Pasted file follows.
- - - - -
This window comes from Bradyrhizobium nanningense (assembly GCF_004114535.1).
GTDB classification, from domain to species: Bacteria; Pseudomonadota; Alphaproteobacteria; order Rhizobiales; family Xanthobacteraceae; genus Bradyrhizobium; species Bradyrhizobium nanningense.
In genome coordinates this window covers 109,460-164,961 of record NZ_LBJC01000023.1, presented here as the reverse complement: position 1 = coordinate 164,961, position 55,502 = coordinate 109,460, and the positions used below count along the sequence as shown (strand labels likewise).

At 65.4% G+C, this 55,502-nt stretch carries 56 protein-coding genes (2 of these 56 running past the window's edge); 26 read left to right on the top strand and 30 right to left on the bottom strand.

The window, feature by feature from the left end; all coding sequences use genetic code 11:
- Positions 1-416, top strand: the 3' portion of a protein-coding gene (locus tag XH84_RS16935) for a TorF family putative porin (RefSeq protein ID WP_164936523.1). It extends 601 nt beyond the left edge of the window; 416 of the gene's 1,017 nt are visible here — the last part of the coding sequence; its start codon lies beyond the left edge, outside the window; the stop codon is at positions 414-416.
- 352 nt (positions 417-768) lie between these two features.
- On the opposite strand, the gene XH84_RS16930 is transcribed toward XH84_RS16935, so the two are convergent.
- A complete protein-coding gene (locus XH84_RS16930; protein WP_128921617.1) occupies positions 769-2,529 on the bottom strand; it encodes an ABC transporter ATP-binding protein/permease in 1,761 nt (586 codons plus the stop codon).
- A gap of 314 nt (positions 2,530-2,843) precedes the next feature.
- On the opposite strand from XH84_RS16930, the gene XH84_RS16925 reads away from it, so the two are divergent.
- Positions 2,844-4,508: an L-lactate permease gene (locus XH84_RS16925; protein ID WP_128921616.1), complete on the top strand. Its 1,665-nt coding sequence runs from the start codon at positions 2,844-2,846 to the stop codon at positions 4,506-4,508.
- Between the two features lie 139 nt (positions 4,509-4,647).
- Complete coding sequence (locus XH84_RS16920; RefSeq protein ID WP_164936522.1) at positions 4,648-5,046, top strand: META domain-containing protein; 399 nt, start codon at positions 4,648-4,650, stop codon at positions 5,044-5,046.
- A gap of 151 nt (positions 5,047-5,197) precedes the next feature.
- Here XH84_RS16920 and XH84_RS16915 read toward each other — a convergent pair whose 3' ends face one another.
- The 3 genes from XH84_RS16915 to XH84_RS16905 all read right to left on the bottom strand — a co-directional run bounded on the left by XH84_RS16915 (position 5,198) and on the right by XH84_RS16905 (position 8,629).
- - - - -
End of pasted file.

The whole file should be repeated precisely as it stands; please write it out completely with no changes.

This window comes from Bradyrhizobium nanningense (assembly GCF_004114535.1).
GTDB classification, from domain to species: Bacteria; Pseudomonadota; Alphaproteobacteria; order Rhizobiales; family Xanthobacteraceae; genus Bradyrhizobium; species Bradyrhizobium nanningense.
In genome coordinates this window covers 109,460-164,961 of record NZ_LBJC01000023.1, presented here as the reverse complement: position 1 = coordinate 164,961, position 55,502 = coordinate 109,460, and the positions used below count along the sequence as shown (strand labels likewise).

At 65.4% G+C, this 55,502-nt stretch carries 56 protein-coding genes (2 of these 56 running past the window's edge); 26 read left to right on the top strand and 30 right to left on the bottom strand.

The window, feature by feature from the left end; all coding sequences use genetic code 11:
- Positions 1-416, top strand: the 3' portion of a protein-coding gene (locus tag XH84_RS16935) for a TorF family putative porin (RefSeq protein ID WP_164936523.1). It extends 601 nt beyond the left edge of the window; 416 of the gene's 1,017 nt are visible here — the last part of the coding sequence; its start codon lies beyond the left edge, outside the window; the stop codon is at positions 414-416.
- 352 nt (positions 417-768) lie between these two features.
- On the opposite strand, the gene XH84_RS16930 is transcribed toward XH84_RS16935, so the two are convergent.
- A complete protein-coding gene (locus XH84_RS16930; protein WP_128921617.1) occupies positions 769-2,529 on the bottom strand; it encodes an ABC transporter ATP-binding protein/permease in 1,761 nt (586 codons plus the stop codon).
- A gap of 314 nt (positions 2,530-2,843) precedes the next feature.
- On the opposite strand from XH84_RS16930, the gene XH84_RS16925 reads away from it, so the two are divergent.
- Positions 2,844-4,508: an L-lactate permease gene (locus XH84_RS16925; protein ID WP_128921616.1), complete on the top strand. Its 1,665-nt coding sequence runs from the start codon at positions 2,844-2,846 to the stop codon at positions 4,506-4,508.
- Between the two features lie 139 nt (positions 4,509-4,647).
- Complete coding sequence (locus XH84_RS16920; RefSeq protein ID WP_164936522.1) at positions 4,648-5,046, top strand: META domain-containing protein; 399 nt, start codon at positions 4,648-4,650, stop codon at positions 5,044-5,046.
- A gap of 151 nt (positions 5,047-5,197) precedes the next feature.
- Here XH84_RS16920 and XH84_RS16915 read toward each other — a convergent pair whose 3' ends face one another.
- The 3 genes from XH84_RS16915 to XH84_RS16905 all read right to left on the bottom strand — a co-directional run bounded on the left by XH84_RS16915 (position 5,198) and on the right by XH84_RS16905 (position 8,629).